|06 November 2012|
|Rasic: "...the important thing is that we managed to qualify for the EuroBasket.”|
By Dimitris Kontos
Serbia shooting guard Aleksandar Rasic does not mince his words.
When asked about the national team, he acknowledges immediately that they did not perform as they should, or as they were expected to last summer.
Dusan Ivkovic's men left it really late to qualify for EuroBasket 2013, securing the last available ticket to Slovenia only on the final day of the Qualification Round with an 83-67 victory over Israel in Belgrade.
Rasic, who has been through good times and bad with Serbia since the 2010 World Championship, explains there were mitigating factors.
"It [the Qualification Round] was really difficult. We were missing players like Kosta [Perovic], Novica [Velickovic], very important players for us, and that's the main reason we didn't play very well," he told FIBAEurope.com.
The fact that Serbia were pitted into what proved to be perhaps the toughest group of all did not help things either.
"Estonia made some surprises, they beat Israel away and us at home," Rasic says.
"Montenegro played very well, Israel played well, maybe the names of the teams do not seem so big at first but they played really well in this qualification."
"But at the end of the day the important thing is that we managed to qualify for the EuroBasket."
So Serbia survived the Qualification Round. If it didn't kill them, will it make them stronger?
"Of course," Rasic asserts.
"If we're smart, I think this will help us a lot. We have to think where our mistakes were during qualification and try to fix them.
"If we do that, I think we can play very well, be a very good team.
"Maybe it's good that this happened during qualification so it will not be repeated at the EuroBasket.
"We have to learn from our mistakes, to be smart and not let this happen again."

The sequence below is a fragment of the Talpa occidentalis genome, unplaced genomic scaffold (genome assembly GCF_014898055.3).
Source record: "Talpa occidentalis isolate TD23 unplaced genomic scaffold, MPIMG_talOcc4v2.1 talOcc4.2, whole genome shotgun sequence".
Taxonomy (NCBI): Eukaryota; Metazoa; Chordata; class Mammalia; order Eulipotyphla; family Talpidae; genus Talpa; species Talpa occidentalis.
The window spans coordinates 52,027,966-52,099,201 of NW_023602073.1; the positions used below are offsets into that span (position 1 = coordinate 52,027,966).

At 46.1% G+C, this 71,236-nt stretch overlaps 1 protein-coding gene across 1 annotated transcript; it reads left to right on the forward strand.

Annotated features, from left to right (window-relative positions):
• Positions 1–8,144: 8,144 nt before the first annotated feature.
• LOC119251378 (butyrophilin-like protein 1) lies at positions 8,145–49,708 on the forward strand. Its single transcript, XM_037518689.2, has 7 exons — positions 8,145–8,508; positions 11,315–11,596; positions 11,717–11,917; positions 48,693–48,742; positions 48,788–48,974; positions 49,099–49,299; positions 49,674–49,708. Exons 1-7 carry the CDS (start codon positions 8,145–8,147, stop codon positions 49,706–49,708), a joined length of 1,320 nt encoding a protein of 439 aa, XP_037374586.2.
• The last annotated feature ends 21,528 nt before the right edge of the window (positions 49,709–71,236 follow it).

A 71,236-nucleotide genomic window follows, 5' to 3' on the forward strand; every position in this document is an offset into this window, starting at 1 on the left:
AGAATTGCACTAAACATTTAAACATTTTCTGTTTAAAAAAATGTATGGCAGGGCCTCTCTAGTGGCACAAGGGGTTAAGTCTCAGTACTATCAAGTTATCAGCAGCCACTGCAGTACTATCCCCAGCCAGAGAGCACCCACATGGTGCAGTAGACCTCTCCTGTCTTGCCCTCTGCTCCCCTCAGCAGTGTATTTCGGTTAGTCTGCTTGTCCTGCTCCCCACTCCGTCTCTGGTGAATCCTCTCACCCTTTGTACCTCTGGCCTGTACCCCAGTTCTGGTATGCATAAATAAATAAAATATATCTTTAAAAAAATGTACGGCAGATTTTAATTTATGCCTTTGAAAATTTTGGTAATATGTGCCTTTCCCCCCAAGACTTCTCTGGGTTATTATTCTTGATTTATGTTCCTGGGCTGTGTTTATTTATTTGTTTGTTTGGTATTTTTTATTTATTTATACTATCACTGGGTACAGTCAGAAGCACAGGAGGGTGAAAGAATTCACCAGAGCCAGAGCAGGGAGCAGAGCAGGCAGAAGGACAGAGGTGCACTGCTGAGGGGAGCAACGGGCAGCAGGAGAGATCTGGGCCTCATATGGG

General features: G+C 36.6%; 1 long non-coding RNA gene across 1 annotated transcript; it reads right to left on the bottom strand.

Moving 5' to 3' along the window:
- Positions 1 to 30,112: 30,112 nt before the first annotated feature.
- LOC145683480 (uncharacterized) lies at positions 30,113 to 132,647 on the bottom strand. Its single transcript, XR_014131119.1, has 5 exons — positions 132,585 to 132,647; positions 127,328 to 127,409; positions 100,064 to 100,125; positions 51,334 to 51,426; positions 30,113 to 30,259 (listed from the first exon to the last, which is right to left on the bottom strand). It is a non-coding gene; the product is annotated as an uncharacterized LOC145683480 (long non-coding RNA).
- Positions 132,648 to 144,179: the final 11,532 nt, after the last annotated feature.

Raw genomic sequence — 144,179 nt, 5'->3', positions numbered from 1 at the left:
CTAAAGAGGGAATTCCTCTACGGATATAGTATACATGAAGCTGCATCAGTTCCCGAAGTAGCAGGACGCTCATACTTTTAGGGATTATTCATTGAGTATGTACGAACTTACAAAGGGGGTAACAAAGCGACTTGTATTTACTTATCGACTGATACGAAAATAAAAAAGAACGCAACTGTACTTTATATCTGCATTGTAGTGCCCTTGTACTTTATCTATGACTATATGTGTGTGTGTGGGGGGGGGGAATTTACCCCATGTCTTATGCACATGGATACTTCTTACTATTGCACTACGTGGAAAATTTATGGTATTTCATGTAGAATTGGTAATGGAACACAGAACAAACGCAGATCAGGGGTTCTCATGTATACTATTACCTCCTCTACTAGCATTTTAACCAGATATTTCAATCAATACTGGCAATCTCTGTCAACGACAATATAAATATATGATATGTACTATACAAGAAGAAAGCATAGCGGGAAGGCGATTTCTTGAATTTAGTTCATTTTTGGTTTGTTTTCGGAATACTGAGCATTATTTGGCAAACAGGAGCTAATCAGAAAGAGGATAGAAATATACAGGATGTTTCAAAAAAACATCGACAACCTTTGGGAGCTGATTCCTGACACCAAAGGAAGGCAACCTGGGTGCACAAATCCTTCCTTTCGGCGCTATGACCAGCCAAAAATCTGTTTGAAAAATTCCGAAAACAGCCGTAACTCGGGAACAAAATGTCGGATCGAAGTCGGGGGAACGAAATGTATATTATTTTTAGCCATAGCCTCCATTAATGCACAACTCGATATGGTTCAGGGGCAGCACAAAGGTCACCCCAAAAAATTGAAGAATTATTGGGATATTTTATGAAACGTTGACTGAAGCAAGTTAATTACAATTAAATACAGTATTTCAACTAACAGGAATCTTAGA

EUROPEAN CAPITALS TOUR
A product of the famous FMP Železnik youth system, Rasic spent two of the best years of his career at Partizan, under coach Dusko Vujosevic.
Belgrade has been the epicentre of his life and career but he's also lived and played in European capital cities, Moscow, Istanbul and Berlin.
He was on the books of Lietuvos Rytas until last summer.
"I liked Vilnius, it's a basketball city in a basketball country, everyone is watching basketball," he says, leaving no doubt as to his criteria when it comes to cities.
"We had pretty much a good season, we played in three Final Fours and in the Finals of the LKL but we didn't manage to win any trophies."
In actual fact, the 28-year-old guard is location-agnostic when it comes to plying his trade.
|Rasic is a European globetrotter, having plied his trade in four European capital cities|
As long as he can play basketball he can easily adapt anywhere, be it an enormous European capital or a modest-sized medieval city.
He switched from rainy Lithuania to sunny Italy to join Montepaschi Siena in the off-season but one would think he's barely noticed the change in surroundings.
"It's a different lifestyle and the cities are different but I'm used to changing countries so it's not a problem for me," Rasic shrugs it off before turning his attention back to the game itself.
"Right now at Siena we're struggling a little bit, we lost two close games in the Euroleague in Tel Aviv and in Malaga.
"We had these games in our hands but could not win."
Siena registered their first victory in the Turkish Airlines Euroleague last Friday, a hard-fought 93-90 success over last year's EuroChallenge finalists Elan Chalon.
The seven-time Italian champions are undergoing a reconstruction process this season and are currently in third place in the domestic league with four wins in six games.
"We're working hard and we'll get better in the future," Rasic says confidently.
He knows that learning from mishaps along the way is part of the process.